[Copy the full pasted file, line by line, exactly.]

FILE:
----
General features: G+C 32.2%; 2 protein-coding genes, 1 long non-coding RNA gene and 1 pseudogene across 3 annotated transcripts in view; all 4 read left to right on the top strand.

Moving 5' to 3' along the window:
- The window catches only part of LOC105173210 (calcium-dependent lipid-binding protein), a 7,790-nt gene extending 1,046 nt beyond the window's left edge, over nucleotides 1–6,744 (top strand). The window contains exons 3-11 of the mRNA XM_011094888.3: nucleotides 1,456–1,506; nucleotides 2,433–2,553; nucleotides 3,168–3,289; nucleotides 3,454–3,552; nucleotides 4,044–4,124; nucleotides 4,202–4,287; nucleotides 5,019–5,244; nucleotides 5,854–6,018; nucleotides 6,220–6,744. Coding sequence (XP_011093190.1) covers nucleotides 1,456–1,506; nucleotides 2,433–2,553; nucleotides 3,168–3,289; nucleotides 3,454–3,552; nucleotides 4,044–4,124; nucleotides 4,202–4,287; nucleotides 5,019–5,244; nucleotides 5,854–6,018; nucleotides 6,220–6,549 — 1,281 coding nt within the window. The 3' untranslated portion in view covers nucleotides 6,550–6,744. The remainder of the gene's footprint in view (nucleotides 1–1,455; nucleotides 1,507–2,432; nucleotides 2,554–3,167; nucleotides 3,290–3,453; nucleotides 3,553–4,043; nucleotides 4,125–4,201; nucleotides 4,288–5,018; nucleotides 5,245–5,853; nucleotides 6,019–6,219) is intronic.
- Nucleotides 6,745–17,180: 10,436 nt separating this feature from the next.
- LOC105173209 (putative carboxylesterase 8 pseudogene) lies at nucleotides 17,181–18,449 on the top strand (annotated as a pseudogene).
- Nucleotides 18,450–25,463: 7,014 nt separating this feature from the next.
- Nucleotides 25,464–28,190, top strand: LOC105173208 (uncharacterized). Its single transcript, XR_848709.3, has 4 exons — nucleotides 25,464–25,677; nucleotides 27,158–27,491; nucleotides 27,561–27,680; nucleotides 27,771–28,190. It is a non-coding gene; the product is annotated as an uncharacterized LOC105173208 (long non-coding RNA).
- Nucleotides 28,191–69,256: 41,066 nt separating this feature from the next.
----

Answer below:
General features: G+C 32.2%; 2 protein-coding genes, 1 long non-coding RNA gene and 1 pseudogene across 3 annotated transcripts in view; all 4 read left to right on the top strand.

Moving 5' to 3' along the window:
- The window catches only part of LOC105173210 (calcium-dependent lipid-binding protein), a 7,790-nt gene extending 1,046 nt beyond the window's left edge, over nucleotides 1–6,744 (top strand). The window contains exons 3-11 of the mRNA XM_011094888.3: nucleotides 1,456–1,506; nucleotides 2,433–2,553; nucleotides 3,168–3,289; nucleotides 3,454–3,552; nucleotides 4,044–4,124; nucleotides 4,202–4,287; nucleotides 5,019–5,244; nucleotides 5,854–6,018; nucleotides 6,220–6,744. Coding sequence (XP_011093190.1) covers nucleotides 1,456–1,506; nucleotides 2,433–2,553; nucleotides 3,168–3,289; nucleotides 3,454–3,552; nucleotides 4,044–4,124; nucleotides 4,202–4,287; nucleotides 5,019–5,244; nucleotides 5,854–6,018; nucleotides 6,220–6,549 — 1,281 coding nt within the window. The 3' untranslated portion in view covers nucleotides 6,550–6,744. The remainder of the gene's footprint in view (nucleotides 1–1,455; nucleotides 1,507–2,432; nucleotides 2,554–3,167; nucleotides 3,290–3,453; nucleotides 3,553–4,043; nucleotides 4,125–4,201; nucleotides 4,288–5,018; nucleotides 5,245–5,853; nucleotides 6,019–6,219) is intronic.
- Nucleotides 6,745–17,180: 10,436 nt separating this feature from the next.
- LOC105173209 (putative carboxylesterase 8 pseudogene) lies at nucleotides 17,181–18,449 on the top strand (annotated as a pseudogene).
- Nucleotides 18,450–25,463: 7,014 nt separating this feature from the next.
- Nucleotides 25,464–28,190, top strand: LOC105173208 (uncharacterized). Its single transcript, XR_848709.3, has 4 exons — nucleotides 25,464–25,677; nucleotides 27,158–27,491; nucleotides 27,561–27,680; nucleotides 27,771–28,190. It is a non-coding gene; the product is annotated as an uncharacterized LOC105173208 (long non-coding RNA).
- Nucleotides 28,191–69,256: 41,066 nt separating this feature from the next.